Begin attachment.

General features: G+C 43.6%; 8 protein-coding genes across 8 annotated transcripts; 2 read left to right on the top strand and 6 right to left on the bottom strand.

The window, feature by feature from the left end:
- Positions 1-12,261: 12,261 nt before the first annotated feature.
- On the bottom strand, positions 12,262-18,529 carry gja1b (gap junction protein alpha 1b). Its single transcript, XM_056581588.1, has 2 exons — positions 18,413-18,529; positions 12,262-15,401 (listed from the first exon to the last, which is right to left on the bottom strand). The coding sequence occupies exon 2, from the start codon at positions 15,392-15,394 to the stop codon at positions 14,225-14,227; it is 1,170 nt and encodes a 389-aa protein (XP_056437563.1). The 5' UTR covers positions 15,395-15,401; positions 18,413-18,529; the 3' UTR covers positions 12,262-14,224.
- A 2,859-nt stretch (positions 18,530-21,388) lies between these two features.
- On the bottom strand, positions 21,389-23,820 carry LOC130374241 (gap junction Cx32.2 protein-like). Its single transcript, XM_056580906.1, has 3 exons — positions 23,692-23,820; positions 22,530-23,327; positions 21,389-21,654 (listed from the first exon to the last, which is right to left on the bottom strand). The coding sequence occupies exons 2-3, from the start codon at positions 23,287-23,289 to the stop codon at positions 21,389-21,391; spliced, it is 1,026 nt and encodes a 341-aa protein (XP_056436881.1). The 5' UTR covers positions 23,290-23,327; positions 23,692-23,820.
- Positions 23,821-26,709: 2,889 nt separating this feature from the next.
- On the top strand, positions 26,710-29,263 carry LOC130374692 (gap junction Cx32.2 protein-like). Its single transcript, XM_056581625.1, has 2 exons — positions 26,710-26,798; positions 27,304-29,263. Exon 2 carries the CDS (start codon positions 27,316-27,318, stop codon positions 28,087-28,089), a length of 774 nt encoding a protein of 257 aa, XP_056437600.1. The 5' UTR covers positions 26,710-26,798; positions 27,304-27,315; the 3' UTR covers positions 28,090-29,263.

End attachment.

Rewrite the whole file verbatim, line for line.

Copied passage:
General features: G+C 43.6%; 8 protein-coding genes across 8 annotated transcripts; 2 read left to right on the top strand and 6 right to left on the bottom strand.

The window, feature by feature from the left end:
- Positions 1-12,261: 12,261 nt before the first annotated feature.
- On the bottom strand, positions 12,262-18,529 carry gja1b (gap junction protein alpha 1b). Its single transcript, XM_056581588.1, has 2 exons — positions 18,413-18,529; positions 12,262-15,401 (listed from the first exon to the last, which is right to left on the bottom strand). The coding sequence occupies exon 2, from the start codon at positions 15,392-15,394 to the stop codon at positions 14,225-14,227; it is 1,170 nt and encodes a 389-aa protein (XP_056437563.1). The 5' UTR covers positions 15,395-15,401; positions 18,413-18,529; the 3' UTR covers positions 12,262-14,224.
- A 2,859-nt stretch (positions 18,530-21,388) lies between these two features.
- On the bottom strand, positions 21,389-23,820 carry LOC130374241 (gap junction Cx32.2 protein-like). Its single transcript, XM_056580906.1, has 3 exons — positions 23,692-23,820; positions 22,530-23,327; positions 21,389-21,654 (listed from the first exon to the last, which is right to left on the bottom strand). The coding sequence occupies exons 2-3, from the start codon at positions 23,287-23,289 to the stop codon at positions 21,389-21,391; spliced, it is 1,026 nt and encodes a 341-aa protein (XP_056436881.1). The 5' UTR covers positions 23,290-23,327; positions 23,692-23,820.
- Positions 23,821-26,709: 2,889 nt separating this feature from the next.
- On the top strand, positions 26,710-29,263 carry LOC130374692 (gap junction Cx32.2 protein-like). Its single transcript, XM_056581625.1, has 2 exons — positions 26,710-26,798; positions 27,304-29,263. Exon 2 carries the CDS (start codon positions 27,316-27,318, stop codon positions 28,087-28,089), a length of 774 nt encoding a protein of 257 aa, XP_056437600.1. The 5' UTR covers positions 26,710-26,798; positions 27,304-27,315; the 3' UTR covers positions 28,090-29,263.